Area news media reports that Episcopal High School, located in Baton Rouge, has been sued by a former student for alleged .grooming, sexual assault and withholding grades. The allegations involve former teacher Vincent Hoang, who was terminated by the school after the allegations became public.
The suit, filed under a Z Doe pseudonym, alleges that Hoang told the plaintiff that she was a beautiful black woman and someone with whom he’d like to have a sexual relationship.
The plaintiff alleges that Hoang’s grooming efforts escalated when she turned 18. This included asking her to babysit a child at his home, then trying to arrange “alone time” with the plaintiff.
The lawsuit also alleges that Hoang had a baby with another student.
The suit further alleges that in 2022 Hoang texted the plaintiff and threatened to reduce her grade in retaliation for telling others about the babysitting incident. Another student saw the text and report it to school officials, who terminated Hoang. The lawsuit alleges that fellow students bullied and harassed the plaintiff, causing her to withdraw from the school.
The school denies it had prior knowledge of Hoang’s conduct and says it acted immediately when it became aware of the allegations.
When news of the lawsuit broke, Hoang, now employed at Woodlawn High School, was suspended and recommended for termination.
The situation raises several questions:
- How did Hoang get hired at a public school in light of the prior allegations?
- Why did Episcopal High not file a police report? Even if no actionable crime was committed, a police report is an essential step in these situations, as it provides police with context should future incidents occur.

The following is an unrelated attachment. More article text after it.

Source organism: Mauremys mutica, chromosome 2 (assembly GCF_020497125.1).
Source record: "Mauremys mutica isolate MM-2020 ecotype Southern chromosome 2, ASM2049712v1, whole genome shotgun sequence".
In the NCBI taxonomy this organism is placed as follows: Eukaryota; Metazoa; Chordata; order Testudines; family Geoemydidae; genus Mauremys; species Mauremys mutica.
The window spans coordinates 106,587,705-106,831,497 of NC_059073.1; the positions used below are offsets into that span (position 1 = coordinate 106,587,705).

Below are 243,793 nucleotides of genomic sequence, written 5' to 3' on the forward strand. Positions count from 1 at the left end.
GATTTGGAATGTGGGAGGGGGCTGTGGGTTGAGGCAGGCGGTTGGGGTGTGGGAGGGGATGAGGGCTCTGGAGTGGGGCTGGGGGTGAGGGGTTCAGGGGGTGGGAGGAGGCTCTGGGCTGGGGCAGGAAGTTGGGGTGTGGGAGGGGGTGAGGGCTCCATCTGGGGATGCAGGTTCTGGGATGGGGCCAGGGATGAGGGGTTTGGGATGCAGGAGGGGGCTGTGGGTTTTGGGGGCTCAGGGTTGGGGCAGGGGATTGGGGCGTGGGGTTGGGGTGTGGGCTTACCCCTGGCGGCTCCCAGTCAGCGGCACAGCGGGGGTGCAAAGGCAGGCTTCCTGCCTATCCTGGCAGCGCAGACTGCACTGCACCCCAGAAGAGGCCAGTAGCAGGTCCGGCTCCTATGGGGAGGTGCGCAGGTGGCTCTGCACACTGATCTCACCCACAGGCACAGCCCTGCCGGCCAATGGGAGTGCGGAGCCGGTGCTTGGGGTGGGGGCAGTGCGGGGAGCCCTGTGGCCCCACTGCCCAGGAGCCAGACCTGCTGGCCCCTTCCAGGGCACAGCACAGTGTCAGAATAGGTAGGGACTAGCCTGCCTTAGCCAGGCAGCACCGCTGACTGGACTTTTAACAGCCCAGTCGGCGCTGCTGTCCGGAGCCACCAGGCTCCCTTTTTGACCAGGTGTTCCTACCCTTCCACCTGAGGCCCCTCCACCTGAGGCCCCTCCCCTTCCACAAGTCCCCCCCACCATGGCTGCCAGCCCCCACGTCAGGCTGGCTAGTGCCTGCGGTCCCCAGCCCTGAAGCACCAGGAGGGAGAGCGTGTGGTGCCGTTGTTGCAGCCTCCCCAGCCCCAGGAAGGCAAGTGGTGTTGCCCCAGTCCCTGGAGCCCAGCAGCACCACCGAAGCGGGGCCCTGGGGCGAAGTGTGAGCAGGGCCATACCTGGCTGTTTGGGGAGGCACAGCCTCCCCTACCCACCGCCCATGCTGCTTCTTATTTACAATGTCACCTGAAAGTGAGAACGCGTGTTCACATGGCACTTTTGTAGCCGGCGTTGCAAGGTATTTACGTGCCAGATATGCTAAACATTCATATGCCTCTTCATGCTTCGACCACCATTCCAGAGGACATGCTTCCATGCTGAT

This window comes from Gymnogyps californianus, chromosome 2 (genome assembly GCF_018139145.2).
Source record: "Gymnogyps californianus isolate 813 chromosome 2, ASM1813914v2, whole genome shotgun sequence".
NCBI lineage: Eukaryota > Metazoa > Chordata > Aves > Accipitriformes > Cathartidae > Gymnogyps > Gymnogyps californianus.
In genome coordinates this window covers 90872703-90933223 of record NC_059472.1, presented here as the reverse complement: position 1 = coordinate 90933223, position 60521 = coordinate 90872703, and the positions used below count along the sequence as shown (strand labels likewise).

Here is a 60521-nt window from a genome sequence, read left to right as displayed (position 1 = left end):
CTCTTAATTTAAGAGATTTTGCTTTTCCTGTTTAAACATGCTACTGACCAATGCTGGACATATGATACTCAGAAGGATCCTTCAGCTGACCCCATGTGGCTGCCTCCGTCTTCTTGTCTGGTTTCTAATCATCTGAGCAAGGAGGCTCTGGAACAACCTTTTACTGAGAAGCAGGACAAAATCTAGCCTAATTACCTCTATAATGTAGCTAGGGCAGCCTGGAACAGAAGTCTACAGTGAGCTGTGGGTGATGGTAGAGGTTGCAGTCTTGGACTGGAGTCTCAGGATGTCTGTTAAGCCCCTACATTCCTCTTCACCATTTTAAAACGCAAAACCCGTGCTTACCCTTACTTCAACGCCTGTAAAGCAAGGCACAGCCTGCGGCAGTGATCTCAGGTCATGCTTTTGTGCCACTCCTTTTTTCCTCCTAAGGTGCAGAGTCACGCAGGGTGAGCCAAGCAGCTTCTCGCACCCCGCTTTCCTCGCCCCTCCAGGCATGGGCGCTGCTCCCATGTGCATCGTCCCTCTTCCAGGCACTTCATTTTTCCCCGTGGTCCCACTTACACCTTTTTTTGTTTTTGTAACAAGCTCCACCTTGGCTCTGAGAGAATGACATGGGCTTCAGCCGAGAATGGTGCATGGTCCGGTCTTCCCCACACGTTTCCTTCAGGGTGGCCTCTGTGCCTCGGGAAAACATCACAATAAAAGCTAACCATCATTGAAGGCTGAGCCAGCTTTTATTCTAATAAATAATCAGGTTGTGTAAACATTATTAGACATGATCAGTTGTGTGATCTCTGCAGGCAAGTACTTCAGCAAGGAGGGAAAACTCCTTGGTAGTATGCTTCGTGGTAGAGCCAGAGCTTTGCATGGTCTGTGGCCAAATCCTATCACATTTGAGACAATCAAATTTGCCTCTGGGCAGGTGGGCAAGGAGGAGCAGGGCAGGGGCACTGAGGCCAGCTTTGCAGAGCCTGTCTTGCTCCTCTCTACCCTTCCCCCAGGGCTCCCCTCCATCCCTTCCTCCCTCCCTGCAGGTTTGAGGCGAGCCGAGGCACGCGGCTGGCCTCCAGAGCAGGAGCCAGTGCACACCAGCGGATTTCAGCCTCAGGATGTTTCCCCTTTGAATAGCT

- Why did Episcopal High not state the reasons for Hoang’s termination when it verified his employment for the position with Woodlawn?
- Was the behavior reported to state educational licensing officials?
- Why did Episcopal allegedly allow bullying and retaliation? Based on our experience, this sounds painfully familiar and more common than not in such situations.
- Why does the Episcopal Church not maintain a central database to prevent persons like this from resurfacing?
In short, the allegations we have read are the norm, not the exception, in the Episcopal Church. All involved, from the bishop diocesan to classroom teachers, need to ask some tough questions about their own conduct and standards.
We also are aware that far too often the church’s usual insurance carrier, the Church Pension Group, takes a thoroughly un-Christian approach to lawsuits of this sort, preferring litigation over resolution.
Let us hope that the school, the diocese, and the insurance carriers take action to actually fix things, versus trying to shut down criticism. And let us hope that others who may have been hurt by Hoang come forward with their stories; sunlight is a powerful disinfectant.
Neither Hoang nor Episcopal High have responded to inquiries.